iPhone 4S’ “4G” Symbol, Just a Display Issue

Although the new iPad will be Apple’s first 4G device, owners of iPhone 4S were surprised to see a 4G symbol displayed on their screen. It occurred after users updated their mobile software to iOS 5.1, the same software user for the company’s upcoming tablet.

However, it seems that the 4G symbol is just a display issue. Users who connect to AT&T’s HSPA+ network will see the said icon, even though it’s just a 3.5G rather than a real 4G network. But because the connection provides 14.4 Mbps data, the network calls it 4G.

4G Label: It’s Just a Marketing Ploy

Apple released its iOS 5.1 update to all its iOS device users last Tuesday. This caused shock to AT&T’s iPhone 4S users when they saw that their device is now connected on a 4G network. However, those who are on Verizon are still seeing the correct 3G icon after updating their software.

What AT&T users didn’t know is that the network has a different way of naming their network. The 4G icon only refers to the HSPA+ network, which is just a little bit faster than 3G, and labeled it as “4G.” This only means that AT&T and Verizon are operating on different mobile network standards. Moreover, the issue also clarifies that “4G” is not a technical specification, but a marketing term used to define the latest generation of mobile data networks.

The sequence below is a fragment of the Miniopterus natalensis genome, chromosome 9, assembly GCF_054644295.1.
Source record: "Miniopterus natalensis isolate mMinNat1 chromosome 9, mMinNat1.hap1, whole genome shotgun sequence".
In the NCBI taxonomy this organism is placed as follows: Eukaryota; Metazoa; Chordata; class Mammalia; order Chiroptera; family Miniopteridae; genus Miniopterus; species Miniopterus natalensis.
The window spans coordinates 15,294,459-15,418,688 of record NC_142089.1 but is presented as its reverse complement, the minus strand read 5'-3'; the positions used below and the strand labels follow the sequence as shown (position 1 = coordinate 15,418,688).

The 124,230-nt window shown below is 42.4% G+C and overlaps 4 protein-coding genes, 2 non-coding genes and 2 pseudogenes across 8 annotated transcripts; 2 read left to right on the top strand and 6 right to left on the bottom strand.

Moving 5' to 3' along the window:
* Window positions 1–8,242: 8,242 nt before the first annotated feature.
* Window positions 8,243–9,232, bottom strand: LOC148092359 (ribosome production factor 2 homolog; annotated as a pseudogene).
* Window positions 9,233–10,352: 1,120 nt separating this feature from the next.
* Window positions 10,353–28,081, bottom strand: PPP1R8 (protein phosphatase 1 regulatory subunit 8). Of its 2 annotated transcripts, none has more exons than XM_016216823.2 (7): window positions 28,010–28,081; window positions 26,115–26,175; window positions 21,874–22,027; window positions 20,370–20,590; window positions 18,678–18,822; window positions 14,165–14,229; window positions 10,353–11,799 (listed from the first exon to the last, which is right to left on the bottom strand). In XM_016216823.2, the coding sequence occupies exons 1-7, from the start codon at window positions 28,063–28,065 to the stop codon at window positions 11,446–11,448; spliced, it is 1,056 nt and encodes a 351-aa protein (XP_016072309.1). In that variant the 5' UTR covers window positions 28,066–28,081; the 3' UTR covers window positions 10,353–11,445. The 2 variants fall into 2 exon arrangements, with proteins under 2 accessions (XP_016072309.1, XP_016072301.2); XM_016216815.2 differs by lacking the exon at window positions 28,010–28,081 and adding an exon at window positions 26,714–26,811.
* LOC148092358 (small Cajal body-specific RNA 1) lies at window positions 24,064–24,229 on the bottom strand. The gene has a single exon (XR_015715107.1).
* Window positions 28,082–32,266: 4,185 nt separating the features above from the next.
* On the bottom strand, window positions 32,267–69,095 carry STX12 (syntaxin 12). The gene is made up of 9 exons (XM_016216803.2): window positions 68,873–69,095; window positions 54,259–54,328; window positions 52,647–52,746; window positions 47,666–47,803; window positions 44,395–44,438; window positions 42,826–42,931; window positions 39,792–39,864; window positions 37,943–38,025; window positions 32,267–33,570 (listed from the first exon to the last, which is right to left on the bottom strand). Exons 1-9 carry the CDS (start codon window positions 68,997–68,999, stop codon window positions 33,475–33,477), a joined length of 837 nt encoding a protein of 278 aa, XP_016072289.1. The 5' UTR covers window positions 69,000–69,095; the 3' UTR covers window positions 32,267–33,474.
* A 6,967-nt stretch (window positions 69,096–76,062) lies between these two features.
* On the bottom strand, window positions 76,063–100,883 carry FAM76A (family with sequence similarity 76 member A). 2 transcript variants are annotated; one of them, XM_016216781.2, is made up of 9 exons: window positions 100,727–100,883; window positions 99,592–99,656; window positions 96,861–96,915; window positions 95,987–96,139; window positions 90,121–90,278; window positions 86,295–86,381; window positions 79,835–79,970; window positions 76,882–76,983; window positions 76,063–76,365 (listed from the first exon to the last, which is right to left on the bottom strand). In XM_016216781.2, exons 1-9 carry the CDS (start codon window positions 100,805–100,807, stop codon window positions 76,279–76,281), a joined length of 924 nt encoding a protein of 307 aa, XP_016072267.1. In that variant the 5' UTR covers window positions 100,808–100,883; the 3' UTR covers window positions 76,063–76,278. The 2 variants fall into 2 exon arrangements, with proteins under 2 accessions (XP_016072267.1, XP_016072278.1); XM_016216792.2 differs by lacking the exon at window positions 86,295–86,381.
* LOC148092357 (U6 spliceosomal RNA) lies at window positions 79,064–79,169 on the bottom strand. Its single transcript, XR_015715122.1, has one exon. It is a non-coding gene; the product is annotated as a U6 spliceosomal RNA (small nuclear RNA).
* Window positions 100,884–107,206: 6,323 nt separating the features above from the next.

The Battle between HSPA+ and 4G LTE

Last October 2011, a precursor with regards to this issue went public due to a leaked AT&T internal memo. It was eventually confirmed that the network is working hand-in-hand with the company to provide a 4G-like speed to all its iPhone users.

It was also during an Apple event held that month that Senior VP of Worldwide Marketing Phil Schiller discussed about iPhone 4S’ dual-antenna system. He said that it can provide a better call quality and faster speed, which he claimed “up to 14.44 Mbps down.” However, he didn’t talk about the difference of HSPA+ and 4G LTE.

We’re going to get into a debate in the industry what’s 4G and what isn’t. We leave that for others to talk about.

What’s also vague, and this is where the real competition will be, is that the HSPA+ enabled iPhone 4S can stack up against genuine “4G” LTE hardware and network. As the more mobile devices embrace the 4G LTE technology, the demand for smarter and faster handsets will rise. And although it’s unclear what really caused the 4G label problem/confusion, it only shows that no iPhone 4S can connect to a 4G network.

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